How to Charge a Car Battery
It is bound to happen at some point in your motoring life. You hop in the driver’s seat, turn the key (or push the button) and . . . nothing happens. Your battery is dead. Perhaps it’s time for a new one, but not necessarily. Here we’ll discuss how to charge a car battery to help you save some time and money when the need arises.
How Long Has It Been?
The first question you’ll need to answer is “how old is my car battery?” Check the purchase date sticker on the battery to find out when it was put into service. If it’s four years or older, you should probably buy a new one. Even the best batteries only last so long, and past that point, they simply won’t hold a good charge. That number can even be lower (more like two or three years) if you live in a place that gets very hot, as extreme temperatures kill car batteries faster.
If fast drainage is a chronic problem for your vehicle, a battery defect may be the cause of the issue. Again, replacement is your best bet. But if your battery is new enough and usually functions properly, you may be able to bring it back to life.
Check Your Charge
Take a voltmeter and see what you’re dealing with. A healthy battery will give you a reading of 12.4 to 12.7 volts across both terminals. If the voltage is well below this, the battery will have trouble turning the starter to crank the engine. You’ll want to hit this range before you try to start the car again.
If your battery charge doesn’t approach this number or it drops quickly from it even after the following fixes, you’ll likely be making a trip to the store for a replacement.
Option One (12 Volts or More): Jump and Drive It
Assuming there’s no problem beyond a temporary discharge from lack of use or leaving a light on, this is number one on the list of how to charge a car battery. Jump-start the vehicle with another vehicle or a portable jump-starter, and then drive it at speed for half an hour or so before you turn off the engine. Your alternator, a small generator that uses the engine’s motion to create an electrical charge, will top off the battery while you drive. This is basically how to charge a car battery without a charger.
Try to keep power-leeching features like air conditioning and infotainment off while your alternator is recharging the battery. Ideally, you’ll want to drive your vehicle in daylight while this is happening so that you’re not using the headlights. Drive it again in the next day or two to make sure the charge has held. Oftentimes, that’s all you need to do, and it’ll be months or years before you find yourself with a problem again.
Option Two (Less Than 12 Volts): Charge It Where It Sits
You can damage your alternator if you try to charge a battery with too low of a voltage reading, so your best move in that case is to use a dedicated battery charger. A good charger is a wise investment that can keep your vehicle charged during periods of little use, and it can revive your battery if the charge does get too low to start the car. Modern battery chargers are smart and use a series of programs to test, charge, re-test and shut down your battery to tend to it without causing damage or wasting electricity.
How To Use A Car Battery Charger
Charging a car battery is easy. Here’s how to charge a car battery at home using a plug-in battery charger. Make sure to read the instructions that come with your battery charger so you can take full advantage of any features and understand how it operates. If possible provide ventilation in the charging area to help disperse any hydrogen gas which may be generated during the process.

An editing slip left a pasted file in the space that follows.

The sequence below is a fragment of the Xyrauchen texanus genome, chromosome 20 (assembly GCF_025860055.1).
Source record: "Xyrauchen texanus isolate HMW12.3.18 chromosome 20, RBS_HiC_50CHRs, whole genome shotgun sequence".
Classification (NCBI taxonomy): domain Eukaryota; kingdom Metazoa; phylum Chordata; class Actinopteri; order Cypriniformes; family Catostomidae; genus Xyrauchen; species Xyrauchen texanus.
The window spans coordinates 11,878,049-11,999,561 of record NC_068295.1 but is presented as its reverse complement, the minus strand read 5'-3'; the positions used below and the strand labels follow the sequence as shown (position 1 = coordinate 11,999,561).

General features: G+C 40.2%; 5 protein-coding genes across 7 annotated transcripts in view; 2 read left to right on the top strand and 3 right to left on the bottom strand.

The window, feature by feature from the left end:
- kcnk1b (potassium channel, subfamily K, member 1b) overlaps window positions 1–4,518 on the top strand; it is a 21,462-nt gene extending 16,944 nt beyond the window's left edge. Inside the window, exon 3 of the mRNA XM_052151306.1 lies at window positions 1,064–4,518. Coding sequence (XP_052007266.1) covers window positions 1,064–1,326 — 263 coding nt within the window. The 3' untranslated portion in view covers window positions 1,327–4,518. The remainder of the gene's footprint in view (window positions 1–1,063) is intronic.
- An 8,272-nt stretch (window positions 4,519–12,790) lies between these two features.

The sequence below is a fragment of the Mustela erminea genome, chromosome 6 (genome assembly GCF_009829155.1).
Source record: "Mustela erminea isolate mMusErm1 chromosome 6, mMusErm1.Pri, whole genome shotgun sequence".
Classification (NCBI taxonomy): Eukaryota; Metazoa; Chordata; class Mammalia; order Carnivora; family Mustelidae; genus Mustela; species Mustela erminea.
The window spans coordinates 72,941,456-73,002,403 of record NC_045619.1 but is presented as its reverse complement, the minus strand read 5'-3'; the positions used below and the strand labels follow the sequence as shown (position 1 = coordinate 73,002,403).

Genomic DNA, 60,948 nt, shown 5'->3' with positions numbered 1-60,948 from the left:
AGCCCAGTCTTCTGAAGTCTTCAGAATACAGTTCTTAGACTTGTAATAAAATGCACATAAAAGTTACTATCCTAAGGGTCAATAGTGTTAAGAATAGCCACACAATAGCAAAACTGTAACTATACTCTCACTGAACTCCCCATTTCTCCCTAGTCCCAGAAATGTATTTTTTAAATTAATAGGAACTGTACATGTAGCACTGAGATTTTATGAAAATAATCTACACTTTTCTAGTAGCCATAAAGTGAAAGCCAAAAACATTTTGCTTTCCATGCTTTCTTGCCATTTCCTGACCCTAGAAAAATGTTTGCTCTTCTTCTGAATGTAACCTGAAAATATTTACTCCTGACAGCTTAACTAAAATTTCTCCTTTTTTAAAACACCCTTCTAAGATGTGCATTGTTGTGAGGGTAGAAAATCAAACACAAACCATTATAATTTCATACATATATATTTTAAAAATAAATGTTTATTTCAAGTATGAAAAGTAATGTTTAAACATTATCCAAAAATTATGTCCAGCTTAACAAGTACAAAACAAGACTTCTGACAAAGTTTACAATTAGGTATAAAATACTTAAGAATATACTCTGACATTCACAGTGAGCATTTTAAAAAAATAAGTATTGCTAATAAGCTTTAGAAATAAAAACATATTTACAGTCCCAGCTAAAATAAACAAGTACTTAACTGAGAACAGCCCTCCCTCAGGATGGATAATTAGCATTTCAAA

- Clean the battery terminals of any corrosion or gunk to allow for a good connection with the charger.
- Connect the battery charger clamps to the car battery (positive side first, then negative).
- Turn on the battery charger.
- Select the charging amperage (if applicable). Lower amp charging takes longer, but is easier on the battery.
- Let the battery charge pausing every 30 minutes to check the battery voltage with a multi meter. If your battery charger is equipped with an automatic cutoff, simply let the charger operate until it shuts itself off. This lets the charger itself decide how long to charge a car battery with no guessing
- Once the battery is fully charged simply remove the battery charger clamps and put away the charger.
Figuring out how long does it take to charge a car battery depends on the capacity of the battery, the charge left in the battery, and the charging amperage. Answering how long to charge a dead car battery could mean an hour or as long as overnight, assuming the battery is not completely done for and can still take a charge.
Make a habit of monitoring and maintaining your battery’s health so you don’t hear that dreaded click-click-click when you really need to get somewhere quickly. If you are ever in doubt just swing by your local NAPA AutoCare and have your battery tested.
Check out all the vehicle batteries and battery parts available on NAPAOnline, or trust one of our 17,000 NAPA AutoCare locations for routine maintenance and repairs. For more information on how to charge a car battery or how to charge a dead car battery, chat with a knowledgeable expert at your local NAPA Auto Parts store.
Photo courtesy of Wikimedia Commons.
Mike Hagerty View All
Mike Hagerty is an automotive journalist whose work has been featured on radio, TV, in print and online since 1997. He's the Publisher and Editor of MikeHagertyCars.com, and contributes car reviews to the Los Altos Town Crier and losaltosonline.com. Previous outlets have included KFBK and KFBK.com in Sacramento, California, the ABC television affiliates and Hearst-Argyle and Emmis radio stations in Phoenix, Arizona; AAA magazines for Arizona, Oklahoma, Northwest Ohio, South Dakota and the Mountain West and BBCCars.com.
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